Reporting on Russian President Vladimir Putin's address to parliament on May 10, 2006, the New York Times quoted Woodrow Wilson Center Senior Scholar Murray Feshbach, in several articles. In the address, Putin urged legislators to adopt a program to reverse the decline in the country's population—estimated at 700,000 people annually. Putin's proposed demographic plan, the Times notes, uses incentives similar to those employed during the Soviet era to encourage women to reproduce.

Scholars, including Feshbach and analysts at the World Bank and United Nations, are apprehensive about whether incentives for reproducing will spur enough growth to overcome both current population decline, as well as expected increases in the mortality rate due to the increasing prevalence of infectious diseases. One article notes that scholars and demographers have been predicting this decline for years, and quotes Feshbach's 2003 report "Russia's Health and Demographic Crisis." In the report, Feshbach, an expert on population, health, and environment in Russia, warns of a potentially devastating population decline in Russia due to a growing rate of unhealthy newborns, environmental hazards, and disease, particularly HIV/AIDS and tuberculosis.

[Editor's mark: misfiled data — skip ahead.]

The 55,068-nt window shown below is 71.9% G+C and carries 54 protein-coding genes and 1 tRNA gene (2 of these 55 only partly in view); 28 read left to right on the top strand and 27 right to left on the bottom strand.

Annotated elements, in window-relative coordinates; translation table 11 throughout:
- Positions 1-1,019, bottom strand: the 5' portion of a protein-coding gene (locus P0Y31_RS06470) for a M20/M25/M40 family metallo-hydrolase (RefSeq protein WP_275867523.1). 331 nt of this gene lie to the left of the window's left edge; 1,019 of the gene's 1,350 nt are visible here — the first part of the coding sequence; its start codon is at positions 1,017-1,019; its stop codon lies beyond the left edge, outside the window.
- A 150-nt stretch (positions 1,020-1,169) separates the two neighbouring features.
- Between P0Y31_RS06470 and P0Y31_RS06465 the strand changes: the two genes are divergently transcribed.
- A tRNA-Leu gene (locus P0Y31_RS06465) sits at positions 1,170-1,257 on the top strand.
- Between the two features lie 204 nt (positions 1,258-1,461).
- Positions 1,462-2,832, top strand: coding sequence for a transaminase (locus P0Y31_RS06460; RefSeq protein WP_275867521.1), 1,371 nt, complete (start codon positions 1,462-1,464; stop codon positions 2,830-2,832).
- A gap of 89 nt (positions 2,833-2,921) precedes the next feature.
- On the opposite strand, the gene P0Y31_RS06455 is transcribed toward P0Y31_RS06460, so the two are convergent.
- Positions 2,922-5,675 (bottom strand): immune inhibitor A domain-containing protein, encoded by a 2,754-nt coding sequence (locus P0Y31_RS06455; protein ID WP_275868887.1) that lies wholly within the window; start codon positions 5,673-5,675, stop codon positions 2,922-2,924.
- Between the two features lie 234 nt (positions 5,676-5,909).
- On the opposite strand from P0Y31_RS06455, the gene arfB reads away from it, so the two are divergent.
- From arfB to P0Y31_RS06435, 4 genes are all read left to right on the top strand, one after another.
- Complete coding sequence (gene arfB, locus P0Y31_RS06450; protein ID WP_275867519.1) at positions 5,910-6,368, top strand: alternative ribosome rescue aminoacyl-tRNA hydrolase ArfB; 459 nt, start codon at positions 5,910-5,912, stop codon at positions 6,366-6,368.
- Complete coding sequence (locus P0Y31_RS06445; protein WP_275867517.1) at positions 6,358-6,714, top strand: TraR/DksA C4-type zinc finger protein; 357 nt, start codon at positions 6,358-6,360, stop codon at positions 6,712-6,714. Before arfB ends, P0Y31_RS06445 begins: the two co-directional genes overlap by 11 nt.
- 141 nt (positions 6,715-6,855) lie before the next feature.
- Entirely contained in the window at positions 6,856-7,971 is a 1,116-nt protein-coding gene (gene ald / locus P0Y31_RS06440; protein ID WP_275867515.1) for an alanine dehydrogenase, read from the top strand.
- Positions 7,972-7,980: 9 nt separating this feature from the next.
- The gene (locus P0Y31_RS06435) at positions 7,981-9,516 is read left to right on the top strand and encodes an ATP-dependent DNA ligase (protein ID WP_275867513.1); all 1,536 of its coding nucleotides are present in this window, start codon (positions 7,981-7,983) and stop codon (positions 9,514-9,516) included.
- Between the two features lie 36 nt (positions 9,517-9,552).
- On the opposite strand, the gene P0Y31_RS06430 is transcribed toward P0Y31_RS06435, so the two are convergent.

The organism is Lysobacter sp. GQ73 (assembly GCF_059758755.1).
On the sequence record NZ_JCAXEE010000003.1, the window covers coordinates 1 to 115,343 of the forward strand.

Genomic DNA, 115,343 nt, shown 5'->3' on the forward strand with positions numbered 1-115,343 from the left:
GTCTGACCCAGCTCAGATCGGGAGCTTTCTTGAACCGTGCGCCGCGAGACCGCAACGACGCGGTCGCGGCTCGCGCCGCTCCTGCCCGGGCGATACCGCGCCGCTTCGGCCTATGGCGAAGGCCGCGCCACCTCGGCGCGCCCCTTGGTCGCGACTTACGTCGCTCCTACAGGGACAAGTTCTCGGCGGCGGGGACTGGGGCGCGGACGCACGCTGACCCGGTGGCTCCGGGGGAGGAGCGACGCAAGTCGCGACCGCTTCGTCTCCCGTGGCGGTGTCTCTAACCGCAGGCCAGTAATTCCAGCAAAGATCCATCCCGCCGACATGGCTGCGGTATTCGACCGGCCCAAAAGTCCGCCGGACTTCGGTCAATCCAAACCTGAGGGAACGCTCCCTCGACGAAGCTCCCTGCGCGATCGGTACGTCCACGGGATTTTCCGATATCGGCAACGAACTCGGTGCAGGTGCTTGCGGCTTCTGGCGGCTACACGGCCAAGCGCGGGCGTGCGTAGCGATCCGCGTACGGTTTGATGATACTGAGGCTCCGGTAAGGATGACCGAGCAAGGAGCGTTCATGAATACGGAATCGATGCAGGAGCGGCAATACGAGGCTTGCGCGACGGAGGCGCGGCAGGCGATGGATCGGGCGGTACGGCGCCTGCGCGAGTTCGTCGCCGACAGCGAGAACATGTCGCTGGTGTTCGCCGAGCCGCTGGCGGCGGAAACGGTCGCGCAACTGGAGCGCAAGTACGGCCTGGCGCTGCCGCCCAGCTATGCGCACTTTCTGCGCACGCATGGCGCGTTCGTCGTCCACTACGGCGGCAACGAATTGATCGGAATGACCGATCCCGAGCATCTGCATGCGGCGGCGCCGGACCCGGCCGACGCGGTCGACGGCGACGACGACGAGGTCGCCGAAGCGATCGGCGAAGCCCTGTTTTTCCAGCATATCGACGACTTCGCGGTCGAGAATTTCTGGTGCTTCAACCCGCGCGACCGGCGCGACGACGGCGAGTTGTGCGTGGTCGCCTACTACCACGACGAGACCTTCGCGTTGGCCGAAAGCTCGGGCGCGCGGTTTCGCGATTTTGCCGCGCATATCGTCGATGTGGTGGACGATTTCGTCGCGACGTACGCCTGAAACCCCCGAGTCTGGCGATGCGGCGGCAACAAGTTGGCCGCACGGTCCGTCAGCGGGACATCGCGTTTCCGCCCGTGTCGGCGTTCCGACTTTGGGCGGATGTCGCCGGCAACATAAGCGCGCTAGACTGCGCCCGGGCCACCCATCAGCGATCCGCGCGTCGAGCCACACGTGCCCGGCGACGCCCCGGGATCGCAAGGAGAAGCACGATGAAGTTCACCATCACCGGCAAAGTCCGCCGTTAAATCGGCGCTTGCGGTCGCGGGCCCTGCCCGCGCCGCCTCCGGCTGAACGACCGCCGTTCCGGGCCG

Feshbach, an emeritus research professor at Georgetown University, last spoke at the Wilson Center's 20th anniversary commemoration of the Chernobyl nuclear disaster. His most recent publications highlight the Russian HIV/AIDS epidemic and potential social disarray from myriad health factors.

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